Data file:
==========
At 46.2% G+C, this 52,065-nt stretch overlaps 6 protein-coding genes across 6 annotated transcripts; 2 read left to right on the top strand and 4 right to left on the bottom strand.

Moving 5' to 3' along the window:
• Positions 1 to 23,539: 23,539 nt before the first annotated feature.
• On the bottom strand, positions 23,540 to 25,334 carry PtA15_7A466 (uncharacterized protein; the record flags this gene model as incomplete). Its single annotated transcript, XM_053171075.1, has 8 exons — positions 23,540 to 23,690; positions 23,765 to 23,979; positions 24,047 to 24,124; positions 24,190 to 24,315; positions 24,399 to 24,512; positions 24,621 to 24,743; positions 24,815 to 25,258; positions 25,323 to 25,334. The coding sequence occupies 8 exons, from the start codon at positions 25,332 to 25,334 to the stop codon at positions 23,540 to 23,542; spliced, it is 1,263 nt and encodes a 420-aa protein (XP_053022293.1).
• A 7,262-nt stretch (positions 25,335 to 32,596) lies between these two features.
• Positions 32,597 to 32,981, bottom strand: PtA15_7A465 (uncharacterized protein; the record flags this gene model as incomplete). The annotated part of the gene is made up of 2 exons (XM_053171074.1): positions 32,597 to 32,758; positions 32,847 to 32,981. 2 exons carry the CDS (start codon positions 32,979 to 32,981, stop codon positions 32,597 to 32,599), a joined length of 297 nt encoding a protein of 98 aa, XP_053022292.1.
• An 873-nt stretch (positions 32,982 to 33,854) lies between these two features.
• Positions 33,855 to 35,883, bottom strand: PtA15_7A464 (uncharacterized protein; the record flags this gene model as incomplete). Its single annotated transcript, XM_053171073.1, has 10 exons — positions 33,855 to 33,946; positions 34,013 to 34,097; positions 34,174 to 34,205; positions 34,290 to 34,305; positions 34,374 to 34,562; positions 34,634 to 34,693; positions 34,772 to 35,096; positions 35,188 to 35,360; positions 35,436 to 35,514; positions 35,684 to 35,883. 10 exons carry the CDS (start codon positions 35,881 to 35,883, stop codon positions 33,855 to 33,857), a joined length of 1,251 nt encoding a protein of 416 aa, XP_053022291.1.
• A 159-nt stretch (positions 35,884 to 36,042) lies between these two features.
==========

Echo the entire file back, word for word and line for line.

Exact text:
At 46.2% G+C, this 52,065-nt stretch overlaps 6 protein-coding genes across 6 annotated transcripts; 2 read left to right on the top strand and 4 right to left on the bottom strand.

Moving 5' to 3' along the window:
• Positions 1 to 23,539: 23,539 nt before the first annotated feature.
• On the bottom strand, positions 23,540 to 25,334 carry PtA15_7A466 (uncharacterized protein; the record flags this gene model as incomplete). Its single annotated transcript, XM_053171075.1, has 8 exons — positions 23,540 to 23,690; positions 23,765 to 23,979; positions 24,047 to 24,124; positions 24,190 to 24,315; positions 24,399 to 24,512; positions 24,621 to 24,743; positions 24,815 to 25,258; positions 25,323 to 25,334. The coding sequence occupies 8 exons, from the start codon at positions 25,332 to 25,334 to the stop codon at positions 23,540 to 23,542; spliced, it is 1,263 nt and encodes a 420-aa protein (XP_053022293.1).
• A 7,262-nt stretch (positions 25,335 to 32,596) lies between these two features.
• Positions 32,597 to 32,981, bottom strand: PtA15_7A465 (uncharacterized protein; the record flags this gene model as incomplete). The annotated part of the gene is made up of 2 exons (XM_053171074.1): positions 32,597 to 32,758; positions 32,847 to 32,981. 2 exons carry the CDS (start codon positions 32,979 to 32,981, stop codon positions 32,597 to 32,599), a joined length of 297 nt encoding a protein of 98 aa, XP_053022292.1.
• An 873-nt stretch (positions 32,982 to 33,854) lies between these two features.
• Positions 33,855 to 35,883, bottom strand: PtA15_7A464 (uncharacterized protein; the record flags this gene model as incomplete). Its single annotated transcript, XM_053171073.1, has 10 exons — positions 33,855 to 33,946; positions 34,013 to 34,097; positions 34,174 to 34,205; positions 34,290 to 34,305; positions 34,374 to 34,562; positions 34,634 to 34,693; positions 34,772 to 35,096; positions 35,188 to 35,360; positions 35,436 to 35,514; positions 35,684 to 35,883. 10 exons carry the CDS (start codon positions 35,881 to 35,883, stop codon positions 33,855 to 33,857), a joined length of 1,251 nt encoding a protein of 416 aa, XP_053022291.1.
• A 159-nt stretch (positions 35,884 to 36,042) lies between these two features.